We have countless articles on our site that promote how to win more bids, and that breaking into government contracting is a great way to grow a small business. More and more contracts are going to small, women and disabled veteran-owned businesses. But before you submit a bid for a public sector opportunity, it’s a good idea to understand the purchasing behaviors behind that solicitation.
Government buyers are risk-averse. Most businesses are risk-averse but public sector agencies tend to be more so. If you are selling something novel, new or unproven, be prepared for a lot of work in the beginning. Set up meetings with appropriate department heads and the purchasing department. And make sure you follow up. Persistence is going to be key in obtaining your goal.
Once a solicitation is released, you have to respond to the criteria outlined. The city is looking for someone to aerate all of its lawns. You own a company selling fertilizer that works better than aeration. You can submit the bid and make them choose fertilizer over aeration, right?
Probably not. You might be able to sell aeration and propose that they extend the scope to include fertilization, but you won’t be able to sell them a completely different product than the one that was specified.
If you own a fertilizer company that has better results than aeration, the time to strike is before the solicitation goes out. Look for Requests for Information or arrange direct meetings with the facilities managers and the buyers.
Most solicitations are awarded to the bid that offers the Best Value. You cannot compete on price alone. Best Value criteria not only looks at price but also at a number of other factors, including experience and certifications.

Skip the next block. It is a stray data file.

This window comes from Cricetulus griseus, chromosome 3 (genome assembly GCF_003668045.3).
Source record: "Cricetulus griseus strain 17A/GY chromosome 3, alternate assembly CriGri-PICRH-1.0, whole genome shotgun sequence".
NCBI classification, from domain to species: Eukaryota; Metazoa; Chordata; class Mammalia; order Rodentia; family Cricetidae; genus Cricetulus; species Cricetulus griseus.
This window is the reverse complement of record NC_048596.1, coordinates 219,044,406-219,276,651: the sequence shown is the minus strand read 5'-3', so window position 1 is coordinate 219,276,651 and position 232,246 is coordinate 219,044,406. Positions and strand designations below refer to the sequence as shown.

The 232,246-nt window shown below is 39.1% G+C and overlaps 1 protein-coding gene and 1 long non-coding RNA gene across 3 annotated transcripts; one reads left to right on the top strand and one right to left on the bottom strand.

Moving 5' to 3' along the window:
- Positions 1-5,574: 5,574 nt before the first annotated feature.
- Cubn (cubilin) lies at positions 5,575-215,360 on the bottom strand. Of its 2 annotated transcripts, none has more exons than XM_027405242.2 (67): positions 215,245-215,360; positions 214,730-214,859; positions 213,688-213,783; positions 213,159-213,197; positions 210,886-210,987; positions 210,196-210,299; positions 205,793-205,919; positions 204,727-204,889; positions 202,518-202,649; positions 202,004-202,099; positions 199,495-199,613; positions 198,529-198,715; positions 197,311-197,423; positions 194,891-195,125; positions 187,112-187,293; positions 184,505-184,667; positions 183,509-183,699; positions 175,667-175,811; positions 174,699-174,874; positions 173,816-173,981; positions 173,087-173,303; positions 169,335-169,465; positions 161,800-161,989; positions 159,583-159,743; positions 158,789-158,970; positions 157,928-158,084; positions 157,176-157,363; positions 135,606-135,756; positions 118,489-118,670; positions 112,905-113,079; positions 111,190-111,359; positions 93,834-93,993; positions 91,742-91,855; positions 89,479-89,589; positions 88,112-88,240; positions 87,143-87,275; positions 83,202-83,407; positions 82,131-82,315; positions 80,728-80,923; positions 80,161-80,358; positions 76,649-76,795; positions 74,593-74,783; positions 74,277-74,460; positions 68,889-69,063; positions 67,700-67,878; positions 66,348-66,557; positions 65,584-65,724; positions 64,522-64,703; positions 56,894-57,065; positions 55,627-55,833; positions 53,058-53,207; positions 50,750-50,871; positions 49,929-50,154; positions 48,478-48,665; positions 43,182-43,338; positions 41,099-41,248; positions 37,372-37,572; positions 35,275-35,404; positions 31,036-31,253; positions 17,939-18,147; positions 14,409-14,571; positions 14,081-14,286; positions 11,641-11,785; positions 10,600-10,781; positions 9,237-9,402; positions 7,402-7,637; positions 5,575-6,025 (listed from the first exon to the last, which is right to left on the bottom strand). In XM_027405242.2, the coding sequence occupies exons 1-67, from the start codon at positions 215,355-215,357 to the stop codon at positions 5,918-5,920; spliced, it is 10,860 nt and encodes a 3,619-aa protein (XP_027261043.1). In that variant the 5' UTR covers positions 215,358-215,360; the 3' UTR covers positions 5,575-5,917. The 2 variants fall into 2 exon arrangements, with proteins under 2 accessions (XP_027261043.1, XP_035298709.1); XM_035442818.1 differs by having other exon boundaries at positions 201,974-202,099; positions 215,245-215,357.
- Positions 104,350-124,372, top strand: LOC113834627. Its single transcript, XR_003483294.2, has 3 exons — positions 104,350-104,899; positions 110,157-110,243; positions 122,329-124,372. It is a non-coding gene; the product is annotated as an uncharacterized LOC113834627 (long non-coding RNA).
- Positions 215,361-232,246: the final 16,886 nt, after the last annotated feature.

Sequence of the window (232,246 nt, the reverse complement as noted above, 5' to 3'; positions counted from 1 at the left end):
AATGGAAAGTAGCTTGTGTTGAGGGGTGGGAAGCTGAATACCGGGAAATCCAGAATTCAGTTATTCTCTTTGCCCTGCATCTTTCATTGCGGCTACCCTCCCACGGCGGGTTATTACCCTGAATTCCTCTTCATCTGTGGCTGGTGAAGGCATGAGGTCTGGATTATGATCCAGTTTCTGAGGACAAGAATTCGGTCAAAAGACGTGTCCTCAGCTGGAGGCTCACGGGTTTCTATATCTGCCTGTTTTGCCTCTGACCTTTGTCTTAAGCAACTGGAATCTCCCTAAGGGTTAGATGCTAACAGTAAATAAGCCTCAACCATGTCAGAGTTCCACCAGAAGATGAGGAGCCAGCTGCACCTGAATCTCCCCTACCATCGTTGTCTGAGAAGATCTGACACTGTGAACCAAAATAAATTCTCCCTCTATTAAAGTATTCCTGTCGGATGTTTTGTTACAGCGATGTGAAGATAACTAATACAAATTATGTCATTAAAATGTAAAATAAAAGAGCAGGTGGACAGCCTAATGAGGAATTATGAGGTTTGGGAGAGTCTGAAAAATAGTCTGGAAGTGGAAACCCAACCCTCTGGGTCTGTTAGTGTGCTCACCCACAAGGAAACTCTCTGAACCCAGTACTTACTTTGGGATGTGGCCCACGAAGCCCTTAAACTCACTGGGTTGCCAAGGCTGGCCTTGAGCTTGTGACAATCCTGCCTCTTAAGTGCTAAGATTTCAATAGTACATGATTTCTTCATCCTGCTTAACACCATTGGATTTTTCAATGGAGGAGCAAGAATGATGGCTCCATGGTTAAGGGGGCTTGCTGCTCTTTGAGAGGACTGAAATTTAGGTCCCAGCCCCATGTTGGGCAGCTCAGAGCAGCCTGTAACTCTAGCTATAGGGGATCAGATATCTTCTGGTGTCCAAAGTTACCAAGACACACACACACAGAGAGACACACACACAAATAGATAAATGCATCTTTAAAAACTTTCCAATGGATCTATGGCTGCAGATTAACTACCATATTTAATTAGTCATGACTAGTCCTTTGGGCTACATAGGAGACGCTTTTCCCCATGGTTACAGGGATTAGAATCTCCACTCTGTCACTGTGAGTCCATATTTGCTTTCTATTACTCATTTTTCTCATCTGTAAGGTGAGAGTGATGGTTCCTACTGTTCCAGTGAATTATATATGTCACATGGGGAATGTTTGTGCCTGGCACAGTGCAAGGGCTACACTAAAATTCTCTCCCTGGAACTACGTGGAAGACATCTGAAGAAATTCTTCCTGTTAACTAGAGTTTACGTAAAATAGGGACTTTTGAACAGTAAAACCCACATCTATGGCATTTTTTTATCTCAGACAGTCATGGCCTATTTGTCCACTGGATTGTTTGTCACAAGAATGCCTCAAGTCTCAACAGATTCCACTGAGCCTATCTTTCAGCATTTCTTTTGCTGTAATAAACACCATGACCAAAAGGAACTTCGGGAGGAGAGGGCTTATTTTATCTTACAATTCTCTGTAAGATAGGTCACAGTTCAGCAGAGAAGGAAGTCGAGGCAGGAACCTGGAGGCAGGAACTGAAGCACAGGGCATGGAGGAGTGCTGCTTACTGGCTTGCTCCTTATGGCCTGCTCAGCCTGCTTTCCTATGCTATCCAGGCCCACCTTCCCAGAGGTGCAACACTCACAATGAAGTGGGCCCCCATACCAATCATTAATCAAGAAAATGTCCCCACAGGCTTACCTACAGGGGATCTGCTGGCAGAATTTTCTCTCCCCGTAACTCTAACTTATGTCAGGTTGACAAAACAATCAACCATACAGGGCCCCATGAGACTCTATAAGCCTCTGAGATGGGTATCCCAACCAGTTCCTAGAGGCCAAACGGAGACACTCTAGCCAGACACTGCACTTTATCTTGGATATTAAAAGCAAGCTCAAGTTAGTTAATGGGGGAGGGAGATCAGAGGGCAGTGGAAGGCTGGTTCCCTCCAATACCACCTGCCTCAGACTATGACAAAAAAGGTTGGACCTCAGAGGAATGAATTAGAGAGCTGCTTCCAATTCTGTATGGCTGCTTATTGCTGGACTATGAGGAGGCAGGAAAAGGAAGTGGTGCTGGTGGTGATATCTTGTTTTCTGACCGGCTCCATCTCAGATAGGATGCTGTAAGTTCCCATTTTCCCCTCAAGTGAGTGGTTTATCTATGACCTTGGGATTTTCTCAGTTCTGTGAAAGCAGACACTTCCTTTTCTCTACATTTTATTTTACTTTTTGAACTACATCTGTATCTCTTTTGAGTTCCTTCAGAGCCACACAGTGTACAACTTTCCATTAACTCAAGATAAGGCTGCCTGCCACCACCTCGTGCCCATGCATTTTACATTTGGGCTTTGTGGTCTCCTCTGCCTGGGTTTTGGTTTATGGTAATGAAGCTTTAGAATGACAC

Remembering that agencies are risk averse, look at what certifications and past successes can be used to demonstrate that your company will deliver on the contract. Having the proper certifications can be hard to get, but they can pay off when doing business with the government.
Pricing that is too low or too high is suspect. Previous bids and awards are a matter of public record. Make sure you know a pricing range before you submit your bid. Remember that a Best Value criteria will also look at other considerations, so if your pricing is in the middle of the pack but you have better certifications and experience, you stand a better chance of winning the bid.
There’s busy and then there’s Purchasing Department busy. You think your life is busy and complicated, take a look at the life of a buyer or purchasing manager. Just remember that there’s a fine line between being pleasantly persistent and being a pain-in-the-neck.
Purchasing departments live by policies and procedures. Don’t try and buck the system or tell someone that your bid was in on time when it wasn’t. Learn what the policies and procedures are and work within the system.
Professionalism counts. Buyers and purchasing managers have long memories and professionalism is the guiding rule. Make sure your bid submissions are free of errors, address the criteria outlined in the solicitation, and demonstrate that you have taken the time to understand their needs and processes.
If you understand how public sector agencies run their purchasing departments, you will stand a greater chance of winning bids. If you’re ever in doubt about something, just ask them. They’ll be glad that you were interested enough in what they need to request clarification.
It is important to get your business certified if you fall into one or more of the categories that could benefit from programs like contract set-asides. The main categories include: small business, woman-owned small business, service disabled veteran owned small business or 8(a) HUBZone business.Read More